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Curriculum Center Browse Bibliography Build EPacket Pricing Structure Distribution Process Management Control in Nonprofit Organizations
Priority Health System
Young, David W.
Functional Area(s):
   General Management
   Healthcare Management
Difficulty Level: Intermediate
Pages: 13
Teaching Note: Available. 
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First Page and the Assignment Questions:
We need to look at processes, outcomes, and costs. We’ve recently installed a case-based cost accounting system that will give us the information we need for the latter. Our next step is to work with both physicians and nurses—our clinical care teams, as we call them—to design clinical pathways that include both inpatient and outpatient activities. And, of course, knowledge of our costs is only a very minor first step; we also have to think about how we reduce them consistent with the demands being made on us by our capitated contracts, which now account for about 40 percent of our business.

Edwin James, M.D., CEO of Priority Health System (PHS), and his senior management team, were preparing to implement a clinical pathway for colon cancer. The pathway was to be a major step in PHS’s efforts to achieve clinical integration throughout its network. Dr. James continued:

What we want is a clinical pathway for colon cancer that covers the entire continuum of a patient’s care, from the initial indication of cancer to follow-up. Each delivery site needs access to the patient’s individual history, the drugs with which he or she has had difficulty, and the level of support received at home. We also need linkages to a network of community resources that include services like pain management, support groups, complementary therapies, spiritual support and a variety of other resources tailored to enhance the patient’s care and outcome. The whole system must appear to the patient to be seamless and coordinated. We’ve done a lot of design work over the past year or so, but we now need to take some steps to make it all work.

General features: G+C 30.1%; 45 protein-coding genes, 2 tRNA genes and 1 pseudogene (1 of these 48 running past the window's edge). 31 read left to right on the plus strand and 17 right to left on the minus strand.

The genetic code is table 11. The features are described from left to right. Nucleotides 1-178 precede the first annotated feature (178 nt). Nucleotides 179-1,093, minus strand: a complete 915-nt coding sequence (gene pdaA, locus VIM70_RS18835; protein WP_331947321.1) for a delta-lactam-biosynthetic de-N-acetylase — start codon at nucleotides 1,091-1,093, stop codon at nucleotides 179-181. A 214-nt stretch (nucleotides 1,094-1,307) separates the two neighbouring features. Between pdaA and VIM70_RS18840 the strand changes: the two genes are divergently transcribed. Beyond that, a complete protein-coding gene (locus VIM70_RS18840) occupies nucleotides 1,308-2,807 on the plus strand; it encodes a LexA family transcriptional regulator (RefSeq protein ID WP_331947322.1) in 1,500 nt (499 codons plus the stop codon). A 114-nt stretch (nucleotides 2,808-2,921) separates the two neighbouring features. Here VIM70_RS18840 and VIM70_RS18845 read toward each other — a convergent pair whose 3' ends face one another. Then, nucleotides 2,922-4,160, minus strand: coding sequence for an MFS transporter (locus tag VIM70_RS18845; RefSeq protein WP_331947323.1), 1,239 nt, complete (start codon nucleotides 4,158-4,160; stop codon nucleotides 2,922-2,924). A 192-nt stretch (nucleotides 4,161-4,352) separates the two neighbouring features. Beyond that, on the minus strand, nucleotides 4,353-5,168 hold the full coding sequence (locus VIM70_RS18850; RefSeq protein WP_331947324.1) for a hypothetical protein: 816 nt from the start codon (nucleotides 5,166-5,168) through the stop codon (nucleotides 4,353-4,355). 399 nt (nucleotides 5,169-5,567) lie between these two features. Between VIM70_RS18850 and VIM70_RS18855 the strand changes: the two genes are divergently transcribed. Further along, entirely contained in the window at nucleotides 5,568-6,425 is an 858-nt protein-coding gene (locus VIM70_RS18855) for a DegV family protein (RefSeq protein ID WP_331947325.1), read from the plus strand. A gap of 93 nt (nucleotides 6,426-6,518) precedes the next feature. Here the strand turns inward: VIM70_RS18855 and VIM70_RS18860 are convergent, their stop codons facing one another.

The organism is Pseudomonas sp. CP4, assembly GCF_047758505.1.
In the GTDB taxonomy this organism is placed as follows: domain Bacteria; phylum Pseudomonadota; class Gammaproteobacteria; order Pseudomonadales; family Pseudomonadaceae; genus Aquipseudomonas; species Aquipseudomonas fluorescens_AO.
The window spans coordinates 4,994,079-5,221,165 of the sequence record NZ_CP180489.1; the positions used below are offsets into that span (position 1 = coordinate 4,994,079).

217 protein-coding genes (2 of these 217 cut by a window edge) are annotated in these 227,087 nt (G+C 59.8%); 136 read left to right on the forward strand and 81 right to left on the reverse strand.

PHS was the result of a merger among HealthNet, Maryland General Hospital, and Good Samaritan Hospital. The goal of all three organizations was to develop an integrated delivery system that provided quality, coordinated services, at low cost. HealthNet was one of Maryland’s largest managed care organizations. Maryland General Hospital, or “The General,” as it frequently was called, was a 400-bed tertiary and quaternary care institution with major teaching and research activities in addition to patient care. Good Samaritan Hospital (“Sam”) was slightly smaller than The General, but with a similar focus and goals.

In the three years that had transpired since the merger, PHS had acquired or developed an affiliation with many physician group practices, several community hospitals, and a variety of related delivery entities, such as home care agencies, nursing homes, a rehabilitation center, mental health facilities, and hospice.The system had some 12,000 employees, over 50,000 annual inpatient admissions, and an operating budget of over $1 billion. The various organizational relationships are shown in Exhibit 1. . . .


  1. Dr. James says that PHS must be able to manage everything that pertains to a patient’s care. Is the oncology area a good place to start? Why or why not? If not, where should PHS start?
  2. Evaluate the oncology work to date. Do you think PHS is following the right approach? What changes would you make to oncology effort at this point? What would you do differently with the next area?
  3. Where are the tradeoffs between quality and cost most likely to be felt in the oncology change effort?
  4. How would you assess the probably success of the oncology effort?
  5. Where should Dr. James focus his efforts at this point—not for oncology, per se, but for PHS as an entity?